I never got the obsession that folks have with Ted Bundy, or really any serial killers. Bundy has a weird added element of being the “hot” one. It’s all pretty dumb to me, frankly. I don’t listen to the podcasts or watch the true crime documentaries, making me somewhat agnostic to the whole thing So, I’ve long approached cinematic portrayals of Bundy from a fairly passive perspective. Plus, the recent film Extremely Wicked, Shockingly Evil and Vile was pretty meh, overall. That being said, the new movie No Man of God not only finds a way to make Bundy more of a compelling figure, it’s just a better piece of cinema. With a narrow focus and a clear-eyed perspective on the killer, something darker and more intriguing emerges.
No Man of God is at its best when the focus is on Bundy. Normally, I wouldn’t have expected that to be the case, as a less is more approach feels right. However, here we have such a curiosity about what’s going to happen next in the various conversations that our protagonist has with him, we’re chomping at the bit for more.
Taking place during the final portion of his stay on death row, the film chronicles the various conversations had between FBI analyst Bill Hagmaier (Elijah Wood) and serial killer Ted Bundy (Luke Kirby). When his boss Roger Depue (Robert Patrick) asks for volunteers to profile serial killers, Hagmaier is the only one willing to take on Bundy. Writing him a letter, the notoriously smart and suspicious inmate allows him to visit. Using the in of wanting him to help look into other killers, they begin probing each other. For Bundy, a friendship of sorts is beginning, someone he can talk to, as he dances around admitting to his obvious crimes. For Hagmaier, a window into a dark soul is emerging.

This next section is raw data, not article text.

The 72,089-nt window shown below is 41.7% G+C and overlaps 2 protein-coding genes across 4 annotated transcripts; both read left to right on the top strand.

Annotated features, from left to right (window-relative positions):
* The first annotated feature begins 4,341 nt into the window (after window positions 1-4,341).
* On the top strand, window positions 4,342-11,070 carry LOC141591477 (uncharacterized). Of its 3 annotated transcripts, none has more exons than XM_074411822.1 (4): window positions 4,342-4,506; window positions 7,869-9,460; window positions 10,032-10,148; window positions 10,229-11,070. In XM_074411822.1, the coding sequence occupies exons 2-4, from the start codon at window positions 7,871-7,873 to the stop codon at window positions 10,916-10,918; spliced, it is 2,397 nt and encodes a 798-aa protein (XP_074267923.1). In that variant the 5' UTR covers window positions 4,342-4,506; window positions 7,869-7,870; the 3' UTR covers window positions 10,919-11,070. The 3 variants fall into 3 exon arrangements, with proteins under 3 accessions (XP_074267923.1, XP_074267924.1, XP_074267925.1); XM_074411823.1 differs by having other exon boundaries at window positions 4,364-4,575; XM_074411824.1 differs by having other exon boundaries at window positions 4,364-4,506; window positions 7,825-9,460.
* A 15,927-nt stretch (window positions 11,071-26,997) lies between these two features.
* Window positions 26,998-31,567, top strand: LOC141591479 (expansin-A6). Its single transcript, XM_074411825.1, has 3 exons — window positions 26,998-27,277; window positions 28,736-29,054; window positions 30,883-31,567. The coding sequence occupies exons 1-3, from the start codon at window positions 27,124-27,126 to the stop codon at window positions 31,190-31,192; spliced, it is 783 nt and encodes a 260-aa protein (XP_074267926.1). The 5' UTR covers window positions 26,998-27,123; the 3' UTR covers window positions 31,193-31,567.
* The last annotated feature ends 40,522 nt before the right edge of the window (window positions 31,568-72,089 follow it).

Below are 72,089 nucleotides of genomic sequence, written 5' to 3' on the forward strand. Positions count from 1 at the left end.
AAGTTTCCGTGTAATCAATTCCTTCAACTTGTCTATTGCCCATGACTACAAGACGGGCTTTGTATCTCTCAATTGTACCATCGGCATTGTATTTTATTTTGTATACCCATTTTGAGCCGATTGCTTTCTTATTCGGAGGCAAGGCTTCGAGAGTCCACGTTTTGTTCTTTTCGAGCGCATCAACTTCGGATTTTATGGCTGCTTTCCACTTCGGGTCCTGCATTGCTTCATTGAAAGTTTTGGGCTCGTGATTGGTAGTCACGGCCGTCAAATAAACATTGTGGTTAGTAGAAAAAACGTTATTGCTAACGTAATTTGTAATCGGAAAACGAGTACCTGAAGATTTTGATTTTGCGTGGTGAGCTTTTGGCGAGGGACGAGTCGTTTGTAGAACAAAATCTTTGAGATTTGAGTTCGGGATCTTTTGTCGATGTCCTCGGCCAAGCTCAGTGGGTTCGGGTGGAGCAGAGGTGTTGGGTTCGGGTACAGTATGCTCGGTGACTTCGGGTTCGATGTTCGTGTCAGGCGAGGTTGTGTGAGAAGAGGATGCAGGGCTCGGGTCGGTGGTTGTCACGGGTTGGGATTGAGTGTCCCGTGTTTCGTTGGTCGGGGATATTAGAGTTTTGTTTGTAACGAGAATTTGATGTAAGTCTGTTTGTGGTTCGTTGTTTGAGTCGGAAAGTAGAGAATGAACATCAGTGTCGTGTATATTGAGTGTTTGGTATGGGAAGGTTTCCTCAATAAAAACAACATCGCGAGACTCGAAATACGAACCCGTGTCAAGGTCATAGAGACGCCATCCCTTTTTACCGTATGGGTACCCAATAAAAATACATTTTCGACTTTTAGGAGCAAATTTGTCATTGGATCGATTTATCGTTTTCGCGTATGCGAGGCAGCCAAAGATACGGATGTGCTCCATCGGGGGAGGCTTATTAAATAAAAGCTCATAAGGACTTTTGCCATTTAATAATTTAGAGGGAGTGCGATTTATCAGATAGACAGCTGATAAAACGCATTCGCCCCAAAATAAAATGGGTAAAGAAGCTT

When the Governor of Florida signs Bundy’s death warrant, the clock begins ticking for Hagmaier to get a confession out of him. He’s long been trying to understand the man, but as the moments pass, it now becomes a race against time to find some measure of catharsis for the victims and their families. Of course, Bundy being Bundy, that may be easier said than done.
Luke Kirby gives the definitive Ted Bundy performance so far. Elijah Wood is good too, to be sure, but Kirby shines. While Wood is seen at home and away from the job, you only see Kirby’s Bundy as others see him. In a way, it’s the Hannibal Lecter approach. Wood makes his protagonist relatable and an audience surrogate, but Kirby suggests the terror of this man. It’s easily his best work to date. Supporting players, in addition to Robert Patrick, include Christian Clemenson, Gilbert Owuor, Aleksa Palladino, and more, but it’s all about Kirby and Wood here.
Director Amber Sealey and scribe Kit Lesser tackle this story in a really unique manner. You never see Ted Bundy commit a crime. You hear him talk about it, but that’s it. By making it theater of the mind, you can really imagine the worst. Lesser and Sealey are at their best when it’s just Bundy and Hagmaier going back and forth. A sequence towards the end is damn near haunting. However, some inserts meant to depict Hagmaier’s mental state after these conversations doesn’t work in the slightest. They distract from what does work, plain and simple, and that’s the verbal sparring.
No Man of God isn’t trying to be the definitive Ted Bundy story, but it’s a narrative film that’s able to capture an aspect of his appeal/terror. Those of you who are all-in for Bundy material will be thrilled by this. At the same time, if you’re like me and don’t go in for that sort of thing, this is still rather compelling. However you slice it, it’s just a good little movie that’s worth recommending.